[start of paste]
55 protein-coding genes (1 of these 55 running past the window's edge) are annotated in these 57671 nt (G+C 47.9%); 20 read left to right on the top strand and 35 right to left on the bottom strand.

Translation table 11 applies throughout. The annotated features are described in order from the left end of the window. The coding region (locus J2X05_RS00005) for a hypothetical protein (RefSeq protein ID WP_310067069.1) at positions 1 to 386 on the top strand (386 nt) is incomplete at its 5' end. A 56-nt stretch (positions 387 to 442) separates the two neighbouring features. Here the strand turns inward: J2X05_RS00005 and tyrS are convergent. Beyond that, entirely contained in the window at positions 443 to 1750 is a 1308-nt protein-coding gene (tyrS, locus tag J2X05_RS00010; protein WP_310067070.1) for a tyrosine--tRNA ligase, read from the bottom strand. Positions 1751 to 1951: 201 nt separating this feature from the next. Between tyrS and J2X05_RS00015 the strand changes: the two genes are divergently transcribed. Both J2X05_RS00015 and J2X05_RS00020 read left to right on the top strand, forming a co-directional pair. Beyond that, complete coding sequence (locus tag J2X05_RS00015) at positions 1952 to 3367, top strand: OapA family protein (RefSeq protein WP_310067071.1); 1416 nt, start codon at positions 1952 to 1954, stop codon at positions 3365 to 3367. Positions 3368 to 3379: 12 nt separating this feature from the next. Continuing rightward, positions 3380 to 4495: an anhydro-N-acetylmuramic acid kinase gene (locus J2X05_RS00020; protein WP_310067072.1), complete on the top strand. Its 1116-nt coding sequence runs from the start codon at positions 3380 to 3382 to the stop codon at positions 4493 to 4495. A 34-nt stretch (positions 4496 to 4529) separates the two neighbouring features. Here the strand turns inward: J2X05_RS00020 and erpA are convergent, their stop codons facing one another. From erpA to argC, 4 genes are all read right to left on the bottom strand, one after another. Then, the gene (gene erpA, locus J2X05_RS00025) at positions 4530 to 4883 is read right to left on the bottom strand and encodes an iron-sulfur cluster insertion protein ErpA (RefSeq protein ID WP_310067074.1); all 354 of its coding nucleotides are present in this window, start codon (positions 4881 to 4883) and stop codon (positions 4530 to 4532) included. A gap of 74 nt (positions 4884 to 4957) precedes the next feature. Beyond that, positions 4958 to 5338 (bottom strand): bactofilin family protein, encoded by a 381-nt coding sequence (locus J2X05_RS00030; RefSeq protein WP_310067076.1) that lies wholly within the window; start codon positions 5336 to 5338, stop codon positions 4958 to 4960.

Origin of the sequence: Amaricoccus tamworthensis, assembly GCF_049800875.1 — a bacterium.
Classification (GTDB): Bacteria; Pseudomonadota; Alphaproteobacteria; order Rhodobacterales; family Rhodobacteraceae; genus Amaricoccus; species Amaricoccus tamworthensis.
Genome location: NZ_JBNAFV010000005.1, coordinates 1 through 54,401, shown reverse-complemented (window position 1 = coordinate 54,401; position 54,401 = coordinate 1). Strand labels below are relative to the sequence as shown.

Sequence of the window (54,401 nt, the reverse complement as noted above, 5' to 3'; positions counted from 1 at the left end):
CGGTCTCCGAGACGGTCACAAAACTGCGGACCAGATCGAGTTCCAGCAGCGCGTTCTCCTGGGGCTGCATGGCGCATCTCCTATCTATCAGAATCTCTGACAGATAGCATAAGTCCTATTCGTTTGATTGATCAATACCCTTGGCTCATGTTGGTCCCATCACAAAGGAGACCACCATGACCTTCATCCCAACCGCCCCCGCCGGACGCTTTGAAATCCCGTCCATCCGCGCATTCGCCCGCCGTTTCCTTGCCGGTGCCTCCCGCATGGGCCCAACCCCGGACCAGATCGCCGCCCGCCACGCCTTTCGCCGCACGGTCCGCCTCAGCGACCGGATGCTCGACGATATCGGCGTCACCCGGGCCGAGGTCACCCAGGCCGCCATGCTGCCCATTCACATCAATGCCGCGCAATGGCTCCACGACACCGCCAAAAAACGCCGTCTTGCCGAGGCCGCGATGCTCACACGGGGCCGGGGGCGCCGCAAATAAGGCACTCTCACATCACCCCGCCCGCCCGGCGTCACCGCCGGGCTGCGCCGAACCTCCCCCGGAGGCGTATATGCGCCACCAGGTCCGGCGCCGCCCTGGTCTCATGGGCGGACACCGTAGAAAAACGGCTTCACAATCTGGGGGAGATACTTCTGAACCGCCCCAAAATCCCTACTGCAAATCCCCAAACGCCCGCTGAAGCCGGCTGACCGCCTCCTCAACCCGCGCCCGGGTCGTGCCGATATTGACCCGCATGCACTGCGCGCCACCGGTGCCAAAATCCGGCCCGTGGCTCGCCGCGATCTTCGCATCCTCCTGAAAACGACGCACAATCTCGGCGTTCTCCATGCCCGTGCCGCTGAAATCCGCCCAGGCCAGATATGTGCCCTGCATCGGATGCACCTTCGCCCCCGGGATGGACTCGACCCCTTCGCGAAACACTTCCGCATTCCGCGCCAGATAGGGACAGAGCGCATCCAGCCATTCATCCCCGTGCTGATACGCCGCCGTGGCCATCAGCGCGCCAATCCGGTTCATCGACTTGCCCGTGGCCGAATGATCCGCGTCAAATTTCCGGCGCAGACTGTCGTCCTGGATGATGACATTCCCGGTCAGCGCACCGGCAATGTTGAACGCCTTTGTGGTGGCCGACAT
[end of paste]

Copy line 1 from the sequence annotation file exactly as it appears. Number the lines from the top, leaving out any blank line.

55 protein-coding genes (1 of these 55 running past the window's edge) are annotated in these 57671 nt (G+C 47.9%); 20 read left to right on the top strand and 35 right to left on the bottom strand.